The UCC API was very difficult to get started with in comparison, but it provided the most power and functionality if you wanted to build a Communicator replacement. Unlike the UCC API, the Lync API requires the Lync client to be running — it reuses the connection that the client has established with the Lync infrastructure. You can configure the Lync client to run in UI Suppression mode —where its user interface is invisible to the user — enabling you to build custom communications clients previously only possible when using the UCC API.

Lync Functionality – Using the Lync Controls in the Applications

Think of the Lync client as being built out of LEGO blocks, each providing a specific piece of functionality such as showing the presence of contacts, organizing contacts into groups, and interacting with contacts by starting instant message or phone conversations. The Lync controls separate the functionality in Lync clients into individual controls that developers can drag and drop into their Windows Presentation Foundation (WPF) or Silverlight applications.

The Lync controls include a control to show the presence of a contact; for example, the presence of a project manager in a CRM system. Controls are also available to easily start an instant message or audio conversation with that contact at the click of a button. With no additional code required.

A set of other controls provides functionality for managing contact lists; for example, to integrate the user’s Lync contact list into an application. You can also use custom contact lists to create and display an ad-hoc list of contacts, such as the account team for a client in a CRM application. Additional controls are available to search for contacts and display the results. Controls are also available to set the current user’s presence, personal note, and location.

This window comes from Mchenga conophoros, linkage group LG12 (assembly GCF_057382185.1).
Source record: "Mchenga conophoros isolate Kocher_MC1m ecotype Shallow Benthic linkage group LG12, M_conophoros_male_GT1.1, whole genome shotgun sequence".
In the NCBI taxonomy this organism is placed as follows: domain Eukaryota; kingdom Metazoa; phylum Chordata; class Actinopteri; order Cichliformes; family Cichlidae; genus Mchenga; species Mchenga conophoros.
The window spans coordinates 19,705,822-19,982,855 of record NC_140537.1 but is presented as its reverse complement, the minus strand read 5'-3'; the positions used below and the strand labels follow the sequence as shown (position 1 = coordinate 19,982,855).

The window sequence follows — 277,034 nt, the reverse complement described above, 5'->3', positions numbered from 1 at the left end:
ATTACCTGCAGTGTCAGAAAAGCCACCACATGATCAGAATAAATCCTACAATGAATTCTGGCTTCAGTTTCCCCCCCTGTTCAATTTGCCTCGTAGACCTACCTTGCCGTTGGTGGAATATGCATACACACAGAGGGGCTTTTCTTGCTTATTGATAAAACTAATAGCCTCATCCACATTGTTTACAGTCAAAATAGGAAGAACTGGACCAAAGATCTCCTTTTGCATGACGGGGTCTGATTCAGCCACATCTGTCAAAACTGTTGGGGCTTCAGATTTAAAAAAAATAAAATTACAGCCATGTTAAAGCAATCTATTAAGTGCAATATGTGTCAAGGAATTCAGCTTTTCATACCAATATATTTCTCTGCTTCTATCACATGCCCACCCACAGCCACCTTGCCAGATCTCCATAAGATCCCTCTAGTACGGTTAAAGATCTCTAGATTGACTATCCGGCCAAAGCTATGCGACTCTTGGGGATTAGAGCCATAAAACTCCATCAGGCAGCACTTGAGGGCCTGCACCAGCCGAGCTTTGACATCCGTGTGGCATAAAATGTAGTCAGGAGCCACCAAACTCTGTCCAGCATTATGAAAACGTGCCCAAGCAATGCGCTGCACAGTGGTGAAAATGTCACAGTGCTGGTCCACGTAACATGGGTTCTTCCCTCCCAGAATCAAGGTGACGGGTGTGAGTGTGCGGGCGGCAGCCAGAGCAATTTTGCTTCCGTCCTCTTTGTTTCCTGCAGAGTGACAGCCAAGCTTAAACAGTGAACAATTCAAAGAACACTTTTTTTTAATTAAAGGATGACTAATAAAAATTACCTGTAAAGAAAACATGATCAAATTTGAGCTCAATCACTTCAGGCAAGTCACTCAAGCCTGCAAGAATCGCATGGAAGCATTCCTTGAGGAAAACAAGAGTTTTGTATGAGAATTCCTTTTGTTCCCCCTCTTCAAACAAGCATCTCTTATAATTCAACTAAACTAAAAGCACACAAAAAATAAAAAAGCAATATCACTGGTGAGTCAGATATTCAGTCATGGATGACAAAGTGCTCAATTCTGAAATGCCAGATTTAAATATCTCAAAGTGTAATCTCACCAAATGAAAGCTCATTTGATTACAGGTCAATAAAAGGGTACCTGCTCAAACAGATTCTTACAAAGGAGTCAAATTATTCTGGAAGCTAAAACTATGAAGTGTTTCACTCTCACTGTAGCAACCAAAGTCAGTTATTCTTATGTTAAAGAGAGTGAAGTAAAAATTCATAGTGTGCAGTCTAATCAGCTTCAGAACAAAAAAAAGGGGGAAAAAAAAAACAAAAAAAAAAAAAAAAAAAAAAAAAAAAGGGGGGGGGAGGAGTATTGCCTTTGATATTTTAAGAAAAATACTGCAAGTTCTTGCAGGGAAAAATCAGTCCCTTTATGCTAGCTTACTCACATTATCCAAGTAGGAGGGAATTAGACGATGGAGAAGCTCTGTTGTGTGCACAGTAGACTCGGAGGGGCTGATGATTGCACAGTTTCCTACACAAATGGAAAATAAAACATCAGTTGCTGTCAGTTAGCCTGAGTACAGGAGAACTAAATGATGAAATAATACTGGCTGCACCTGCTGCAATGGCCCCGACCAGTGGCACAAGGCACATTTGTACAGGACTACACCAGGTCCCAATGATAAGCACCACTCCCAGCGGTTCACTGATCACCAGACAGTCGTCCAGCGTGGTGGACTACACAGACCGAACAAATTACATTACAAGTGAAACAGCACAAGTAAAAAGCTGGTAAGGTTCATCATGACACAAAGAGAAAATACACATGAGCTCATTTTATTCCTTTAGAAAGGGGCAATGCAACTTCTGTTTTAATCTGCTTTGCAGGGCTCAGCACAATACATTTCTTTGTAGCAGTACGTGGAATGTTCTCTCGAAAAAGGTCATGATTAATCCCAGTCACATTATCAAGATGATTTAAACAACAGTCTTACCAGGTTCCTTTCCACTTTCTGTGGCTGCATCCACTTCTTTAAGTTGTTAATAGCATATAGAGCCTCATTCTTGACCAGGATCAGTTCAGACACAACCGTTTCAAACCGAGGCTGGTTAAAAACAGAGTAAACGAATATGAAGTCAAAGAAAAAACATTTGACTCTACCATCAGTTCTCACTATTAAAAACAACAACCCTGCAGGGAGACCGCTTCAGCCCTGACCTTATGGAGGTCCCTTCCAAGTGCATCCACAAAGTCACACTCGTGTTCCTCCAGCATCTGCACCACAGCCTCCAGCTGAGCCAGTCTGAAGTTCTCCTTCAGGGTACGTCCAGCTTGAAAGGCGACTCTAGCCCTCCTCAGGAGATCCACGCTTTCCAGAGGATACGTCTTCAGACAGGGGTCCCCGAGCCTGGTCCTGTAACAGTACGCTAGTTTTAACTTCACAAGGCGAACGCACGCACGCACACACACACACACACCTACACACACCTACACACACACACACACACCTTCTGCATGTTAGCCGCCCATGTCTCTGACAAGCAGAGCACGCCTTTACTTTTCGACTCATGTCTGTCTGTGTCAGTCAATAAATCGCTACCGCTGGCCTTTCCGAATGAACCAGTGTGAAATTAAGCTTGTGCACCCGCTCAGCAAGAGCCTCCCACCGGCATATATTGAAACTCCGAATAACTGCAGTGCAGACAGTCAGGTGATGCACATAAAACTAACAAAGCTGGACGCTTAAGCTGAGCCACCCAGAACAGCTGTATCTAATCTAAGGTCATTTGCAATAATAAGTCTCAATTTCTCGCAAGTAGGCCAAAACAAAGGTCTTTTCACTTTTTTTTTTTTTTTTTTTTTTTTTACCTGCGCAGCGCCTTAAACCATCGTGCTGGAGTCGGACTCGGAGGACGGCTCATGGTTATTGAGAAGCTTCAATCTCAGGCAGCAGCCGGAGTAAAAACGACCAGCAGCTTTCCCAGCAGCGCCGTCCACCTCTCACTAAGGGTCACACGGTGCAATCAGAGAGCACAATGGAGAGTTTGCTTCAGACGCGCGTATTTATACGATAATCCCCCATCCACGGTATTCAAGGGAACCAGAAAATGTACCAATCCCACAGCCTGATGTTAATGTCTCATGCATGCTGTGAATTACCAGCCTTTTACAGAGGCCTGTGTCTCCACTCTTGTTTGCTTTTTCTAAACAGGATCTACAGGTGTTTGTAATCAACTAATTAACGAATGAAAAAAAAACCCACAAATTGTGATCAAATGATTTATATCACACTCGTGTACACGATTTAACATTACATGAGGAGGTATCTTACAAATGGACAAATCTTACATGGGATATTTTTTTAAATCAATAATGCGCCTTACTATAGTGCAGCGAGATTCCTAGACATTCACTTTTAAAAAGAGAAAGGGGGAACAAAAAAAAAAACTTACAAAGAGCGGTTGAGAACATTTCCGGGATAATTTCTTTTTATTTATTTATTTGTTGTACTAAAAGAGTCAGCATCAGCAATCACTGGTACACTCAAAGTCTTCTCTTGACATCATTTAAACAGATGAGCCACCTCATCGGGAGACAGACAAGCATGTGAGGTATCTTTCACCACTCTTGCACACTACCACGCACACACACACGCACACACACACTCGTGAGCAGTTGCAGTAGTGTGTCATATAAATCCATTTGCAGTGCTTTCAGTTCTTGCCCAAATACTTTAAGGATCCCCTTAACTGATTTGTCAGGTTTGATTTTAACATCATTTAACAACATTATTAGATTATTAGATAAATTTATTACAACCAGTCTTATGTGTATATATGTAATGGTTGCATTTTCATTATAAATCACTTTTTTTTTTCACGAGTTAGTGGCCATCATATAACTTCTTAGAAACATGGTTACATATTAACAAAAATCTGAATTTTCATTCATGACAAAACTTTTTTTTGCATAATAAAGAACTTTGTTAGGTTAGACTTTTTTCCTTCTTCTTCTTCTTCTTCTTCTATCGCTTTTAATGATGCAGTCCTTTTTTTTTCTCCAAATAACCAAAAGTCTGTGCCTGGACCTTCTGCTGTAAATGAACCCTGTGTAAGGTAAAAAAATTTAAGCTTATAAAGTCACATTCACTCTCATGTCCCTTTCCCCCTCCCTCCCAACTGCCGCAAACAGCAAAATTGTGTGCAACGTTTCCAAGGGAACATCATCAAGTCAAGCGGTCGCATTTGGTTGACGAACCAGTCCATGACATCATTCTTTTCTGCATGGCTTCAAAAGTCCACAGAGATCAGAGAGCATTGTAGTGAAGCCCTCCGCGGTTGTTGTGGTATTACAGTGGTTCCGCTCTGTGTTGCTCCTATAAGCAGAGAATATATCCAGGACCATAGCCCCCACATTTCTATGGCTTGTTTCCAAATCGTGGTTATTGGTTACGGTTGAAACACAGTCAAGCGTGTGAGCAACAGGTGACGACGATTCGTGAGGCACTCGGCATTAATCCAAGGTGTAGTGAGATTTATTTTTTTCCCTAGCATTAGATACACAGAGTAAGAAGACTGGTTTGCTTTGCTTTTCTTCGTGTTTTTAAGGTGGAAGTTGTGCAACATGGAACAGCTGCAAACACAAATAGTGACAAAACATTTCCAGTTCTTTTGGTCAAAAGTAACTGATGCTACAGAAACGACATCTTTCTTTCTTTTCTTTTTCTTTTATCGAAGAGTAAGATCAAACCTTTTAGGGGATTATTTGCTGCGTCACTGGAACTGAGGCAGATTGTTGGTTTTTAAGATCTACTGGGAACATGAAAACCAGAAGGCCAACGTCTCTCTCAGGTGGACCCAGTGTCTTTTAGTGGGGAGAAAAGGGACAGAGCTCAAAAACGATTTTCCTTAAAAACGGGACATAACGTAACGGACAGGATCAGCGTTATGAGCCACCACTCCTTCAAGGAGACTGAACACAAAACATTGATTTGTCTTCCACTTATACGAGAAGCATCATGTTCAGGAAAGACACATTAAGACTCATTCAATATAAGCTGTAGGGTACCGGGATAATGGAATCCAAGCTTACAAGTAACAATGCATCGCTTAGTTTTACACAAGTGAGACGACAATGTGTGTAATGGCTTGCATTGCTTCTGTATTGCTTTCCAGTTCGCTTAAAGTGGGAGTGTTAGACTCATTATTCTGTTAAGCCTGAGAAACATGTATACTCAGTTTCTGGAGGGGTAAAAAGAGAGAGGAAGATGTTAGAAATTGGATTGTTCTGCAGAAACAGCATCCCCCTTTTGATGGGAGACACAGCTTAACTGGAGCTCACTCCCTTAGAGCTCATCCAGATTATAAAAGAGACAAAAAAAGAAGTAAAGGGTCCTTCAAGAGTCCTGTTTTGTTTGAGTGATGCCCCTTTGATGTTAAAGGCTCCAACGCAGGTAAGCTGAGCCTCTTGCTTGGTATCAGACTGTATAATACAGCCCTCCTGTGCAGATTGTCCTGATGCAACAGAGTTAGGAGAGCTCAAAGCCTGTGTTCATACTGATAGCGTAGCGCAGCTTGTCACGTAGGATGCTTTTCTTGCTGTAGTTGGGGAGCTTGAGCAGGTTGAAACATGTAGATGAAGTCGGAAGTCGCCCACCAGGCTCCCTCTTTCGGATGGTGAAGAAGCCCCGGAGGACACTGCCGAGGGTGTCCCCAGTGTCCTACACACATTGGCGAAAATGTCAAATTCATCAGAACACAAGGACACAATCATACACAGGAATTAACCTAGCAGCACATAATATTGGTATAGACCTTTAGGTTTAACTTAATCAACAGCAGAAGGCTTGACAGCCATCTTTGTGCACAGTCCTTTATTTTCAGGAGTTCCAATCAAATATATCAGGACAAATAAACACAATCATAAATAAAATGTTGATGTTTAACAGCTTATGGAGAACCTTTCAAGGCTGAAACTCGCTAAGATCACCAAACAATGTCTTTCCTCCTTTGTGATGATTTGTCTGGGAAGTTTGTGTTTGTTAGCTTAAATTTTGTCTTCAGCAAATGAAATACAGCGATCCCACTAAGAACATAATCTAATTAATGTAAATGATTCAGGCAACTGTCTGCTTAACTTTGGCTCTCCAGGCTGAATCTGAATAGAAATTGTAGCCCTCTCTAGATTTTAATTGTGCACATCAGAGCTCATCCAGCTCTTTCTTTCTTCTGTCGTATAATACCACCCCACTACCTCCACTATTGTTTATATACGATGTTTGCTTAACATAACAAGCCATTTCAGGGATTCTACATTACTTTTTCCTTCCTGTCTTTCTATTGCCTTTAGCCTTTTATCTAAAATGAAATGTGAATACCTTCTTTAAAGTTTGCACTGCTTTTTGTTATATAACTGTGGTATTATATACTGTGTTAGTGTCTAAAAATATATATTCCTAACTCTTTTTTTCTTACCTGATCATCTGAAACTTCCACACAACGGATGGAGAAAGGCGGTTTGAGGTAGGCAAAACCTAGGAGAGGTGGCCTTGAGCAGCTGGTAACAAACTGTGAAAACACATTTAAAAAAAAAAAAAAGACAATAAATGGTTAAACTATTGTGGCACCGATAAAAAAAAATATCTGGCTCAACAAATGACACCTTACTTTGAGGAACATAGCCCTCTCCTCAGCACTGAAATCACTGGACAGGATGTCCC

Due to their obvious dependence on user interface elements of the Lync client, the Lync controls are not available in UI Suppression mode.

Integrating Lync functionality into applications using the Lync controls allows users to launch communications directly from the application that they are working in without needing to switch to the Lync client. The Lync controls are available in WPF and Silverlight and are extremely easy to use; you only need to drag and drop the appropriate controls into the application, and they work without the need for any additional code.

Communications – Using the Lync API in the Applications

The Lync API object model exposes extensibility points that allow developers to build applications that interact with the running instance of the Lync client. You can use the Lync API to programmatically sign a user into the Lync client and handle events for changes in its state. You can also start a conversation, add participants, handle conversation and participant events, and add contextual data to the conversation.

You can use the Lync API to create subscriptions on attributes of contacts in your contact list; for example, to track when the availability of a particular contact changes. The Lync API also provides functionality to modify attributes of users signed in to Lync, such as changing their presence or publishing a personal note or location.